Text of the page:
Hi Kristen,
I was with you for the first part of your description, when you were wondering how this could be an autism spectrum disorder, especially since she adjusted well to new living arrangements and does not insist on routines. Like you, I wondered if the symptoms of the other diagnoses were prominent and perhaps mimicking ASD.

Then, I read more and several of things you mentioned are characteristic of kids with high functioning autism - speaking well @ 8 months,, recognizing map areas before age 3 and ongoing social difficulties. So, I would not rule out the possibility of autism.

It is not uncommon for people with autism to have mental health issues, in particular depression. And, from what you say, it sounds like Liz is struggling with depression.

But, does the exact label matter? She has some diagnoses already; sometimes a diagnosis is needed for insurance purposes or access to supports. Are there additional supports available if she also has an ASD diagnosis?

If not, I'm not sure that the label matters. What is important is for Liz to learn the strategies that will help her become as independent, productive and content as possible.

I'm please to hear that you have a relative who is on the autism spectrum and doing well. That's great. All too often, that is not the case. Depending on the studies you read, only about 10% of young adults with Asperger's or high functioning autism are able to live independently and hold down a job or attend post-secondary schools. That is so worrisome when they people have intellectual abilities in the average to above ranges.

Working with a therapist is good. She also might be a good candidate for medication; she is blessed to have someone with your skills and experience around to help her monitor how any medication is affecting her.

It sounds like Liz has had a lot to contend with in her life. Cognitive behavior therapy is often successful. Hopefully, Liz will be encouraged to not dwell incessantly on what has happened in the past. Therapy can help her put some of that in perspective while helping her to not be defined by those experiences. She needs strategies that will help her make a plan to take charge of her life in small steps, then to move on in the areas that you mentioned.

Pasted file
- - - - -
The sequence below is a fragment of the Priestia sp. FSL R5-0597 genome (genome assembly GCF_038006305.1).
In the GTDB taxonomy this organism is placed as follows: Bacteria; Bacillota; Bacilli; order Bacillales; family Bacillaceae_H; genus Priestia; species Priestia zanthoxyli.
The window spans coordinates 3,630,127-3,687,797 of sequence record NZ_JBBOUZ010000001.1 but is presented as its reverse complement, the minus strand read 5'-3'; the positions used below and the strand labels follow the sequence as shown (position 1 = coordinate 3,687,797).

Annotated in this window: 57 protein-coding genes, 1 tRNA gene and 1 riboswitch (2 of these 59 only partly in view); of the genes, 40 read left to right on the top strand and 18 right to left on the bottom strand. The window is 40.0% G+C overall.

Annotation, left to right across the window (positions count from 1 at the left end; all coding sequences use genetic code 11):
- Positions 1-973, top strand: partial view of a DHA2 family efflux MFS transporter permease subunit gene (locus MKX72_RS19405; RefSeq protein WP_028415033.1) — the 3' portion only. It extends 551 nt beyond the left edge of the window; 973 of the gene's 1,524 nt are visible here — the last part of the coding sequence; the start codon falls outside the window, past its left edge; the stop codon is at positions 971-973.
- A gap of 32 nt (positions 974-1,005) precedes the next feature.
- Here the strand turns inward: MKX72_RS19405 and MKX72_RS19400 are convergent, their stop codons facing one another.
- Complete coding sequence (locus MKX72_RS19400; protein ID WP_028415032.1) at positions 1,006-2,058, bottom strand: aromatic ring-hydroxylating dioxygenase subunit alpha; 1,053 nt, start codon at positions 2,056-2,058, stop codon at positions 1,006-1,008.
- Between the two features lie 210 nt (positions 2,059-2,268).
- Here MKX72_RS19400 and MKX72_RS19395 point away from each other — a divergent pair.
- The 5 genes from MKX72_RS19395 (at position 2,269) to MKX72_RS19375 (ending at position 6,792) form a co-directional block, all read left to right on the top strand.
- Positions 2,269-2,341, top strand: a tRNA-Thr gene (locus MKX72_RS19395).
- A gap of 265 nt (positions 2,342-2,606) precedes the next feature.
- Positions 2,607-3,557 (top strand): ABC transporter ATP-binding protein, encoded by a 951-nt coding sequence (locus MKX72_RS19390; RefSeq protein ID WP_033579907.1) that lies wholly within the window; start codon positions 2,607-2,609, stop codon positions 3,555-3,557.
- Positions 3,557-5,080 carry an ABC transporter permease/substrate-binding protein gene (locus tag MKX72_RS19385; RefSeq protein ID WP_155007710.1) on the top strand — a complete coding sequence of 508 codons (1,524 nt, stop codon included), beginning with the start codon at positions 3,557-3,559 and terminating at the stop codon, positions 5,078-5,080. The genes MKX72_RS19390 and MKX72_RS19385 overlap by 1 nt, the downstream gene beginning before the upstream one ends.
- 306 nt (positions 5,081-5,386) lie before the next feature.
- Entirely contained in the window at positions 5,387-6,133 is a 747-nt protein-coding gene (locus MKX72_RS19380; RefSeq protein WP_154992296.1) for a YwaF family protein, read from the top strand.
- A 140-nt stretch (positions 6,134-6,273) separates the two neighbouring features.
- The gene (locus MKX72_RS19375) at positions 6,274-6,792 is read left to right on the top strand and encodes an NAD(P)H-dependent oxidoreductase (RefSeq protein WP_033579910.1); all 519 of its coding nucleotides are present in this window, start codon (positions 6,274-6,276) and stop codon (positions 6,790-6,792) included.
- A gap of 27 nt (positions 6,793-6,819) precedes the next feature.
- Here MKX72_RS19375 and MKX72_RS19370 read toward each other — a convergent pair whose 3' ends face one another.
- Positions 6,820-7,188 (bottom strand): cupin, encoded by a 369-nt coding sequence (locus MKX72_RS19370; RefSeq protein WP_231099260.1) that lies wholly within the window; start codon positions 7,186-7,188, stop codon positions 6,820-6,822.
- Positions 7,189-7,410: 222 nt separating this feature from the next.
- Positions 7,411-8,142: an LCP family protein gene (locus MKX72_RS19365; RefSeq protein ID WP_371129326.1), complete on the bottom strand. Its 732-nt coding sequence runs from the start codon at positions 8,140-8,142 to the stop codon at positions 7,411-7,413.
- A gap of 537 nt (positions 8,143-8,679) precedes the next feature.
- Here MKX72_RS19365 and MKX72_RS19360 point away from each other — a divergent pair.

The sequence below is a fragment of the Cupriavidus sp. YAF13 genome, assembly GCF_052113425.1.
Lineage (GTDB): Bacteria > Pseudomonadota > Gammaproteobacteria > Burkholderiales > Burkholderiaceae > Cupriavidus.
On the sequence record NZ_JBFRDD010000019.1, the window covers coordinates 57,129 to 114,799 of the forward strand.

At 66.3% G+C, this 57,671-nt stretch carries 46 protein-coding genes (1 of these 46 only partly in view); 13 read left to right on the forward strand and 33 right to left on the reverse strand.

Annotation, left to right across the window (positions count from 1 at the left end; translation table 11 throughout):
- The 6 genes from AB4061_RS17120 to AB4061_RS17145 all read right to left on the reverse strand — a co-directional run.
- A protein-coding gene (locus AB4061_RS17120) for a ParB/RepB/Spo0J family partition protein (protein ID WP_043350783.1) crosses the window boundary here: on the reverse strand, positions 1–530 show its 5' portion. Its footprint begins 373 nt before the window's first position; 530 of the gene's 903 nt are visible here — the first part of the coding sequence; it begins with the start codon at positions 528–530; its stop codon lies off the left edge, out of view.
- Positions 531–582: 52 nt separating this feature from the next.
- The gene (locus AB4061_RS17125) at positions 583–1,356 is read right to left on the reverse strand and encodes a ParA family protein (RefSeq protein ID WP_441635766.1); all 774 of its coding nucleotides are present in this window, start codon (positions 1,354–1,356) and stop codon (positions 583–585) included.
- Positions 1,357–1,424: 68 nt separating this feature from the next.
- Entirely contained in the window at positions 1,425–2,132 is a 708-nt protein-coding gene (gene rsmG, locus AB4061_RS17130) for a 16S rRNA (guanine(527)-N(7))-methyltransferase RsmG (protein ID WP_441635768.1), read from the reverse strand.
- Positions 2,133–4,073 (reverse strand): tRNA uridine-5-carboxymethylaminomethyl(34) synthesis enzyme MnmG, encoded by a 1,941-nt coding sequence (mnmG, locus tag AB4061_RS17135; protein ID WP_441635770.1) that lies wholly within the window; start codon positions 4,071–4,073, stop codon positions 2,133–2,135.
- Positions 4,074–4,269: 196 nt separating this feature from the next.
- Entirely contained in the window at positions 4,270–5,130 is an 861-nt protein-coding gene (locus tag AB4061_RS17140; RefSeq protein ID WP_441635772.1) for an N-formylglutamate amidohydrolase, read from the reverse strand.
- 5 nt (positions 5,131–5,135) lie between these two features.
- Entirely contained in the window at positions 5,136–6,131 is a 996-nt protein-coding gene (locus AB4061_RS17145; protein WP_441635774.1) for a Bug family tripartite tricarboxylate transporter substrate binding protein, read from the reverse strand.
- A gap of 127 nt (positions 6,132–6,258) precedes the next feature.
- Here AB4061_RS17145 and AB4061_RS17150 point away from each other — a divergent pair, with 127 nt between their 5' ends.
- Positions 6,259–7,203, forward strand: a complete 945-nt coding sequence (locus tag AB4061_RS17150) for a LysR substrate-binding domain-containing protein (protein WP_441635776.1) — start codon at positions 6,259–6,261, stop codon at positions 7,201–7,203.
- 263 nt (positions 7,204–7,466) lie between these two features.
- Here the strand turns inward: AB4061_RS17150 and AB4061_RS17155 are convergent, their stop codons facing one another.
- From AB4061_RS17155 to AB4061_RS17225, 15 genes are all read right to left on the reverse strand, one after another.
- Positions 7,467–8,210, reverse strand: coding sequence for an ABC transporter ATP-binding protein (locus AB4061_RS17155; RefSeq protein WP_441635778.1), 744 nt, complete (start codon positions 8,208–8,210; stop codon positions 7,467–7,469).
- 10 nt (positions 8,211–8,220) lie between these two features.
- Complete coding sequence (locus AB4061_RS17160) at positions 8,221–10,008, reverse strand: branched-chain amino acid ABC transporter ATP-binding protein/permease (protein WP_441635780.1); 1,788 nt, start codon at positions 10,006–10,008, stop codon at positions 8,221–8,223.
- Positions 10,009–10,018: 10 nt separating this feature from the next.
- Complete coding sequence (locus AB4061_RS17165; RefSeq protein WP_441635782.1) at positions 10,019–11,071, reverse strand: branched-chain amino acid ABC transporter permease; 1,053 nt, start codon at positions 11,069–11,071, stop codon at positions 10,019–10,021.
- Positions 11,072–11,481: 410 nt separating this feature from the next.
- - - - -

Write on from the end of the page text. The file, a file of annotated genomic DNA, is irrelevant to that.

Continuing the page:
I also agree with the cousin, who believes that if she ate better, Liz's mental health would be better. As true as that is, it's often easier to understand that truth than it is to carry through on the intention, especially when depressed. Perhaps though, she'd eat the food presented to her if she did not have to go to the effort of shopping and preparing the food herself.

Liz is very lucky to have someone like you in her life.

Best wishes to both of you,


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Dr. Sharon A. Mitchell


Sharon can help with parenting and educational concerns. She has worked in teaching, special education, counseling and consulting for over thirty years and gives workshops to educators and parents on working with kids with autism spectrum disorders. Sharon speaks from both the education and parent points of view, having an adult son with Asperger's.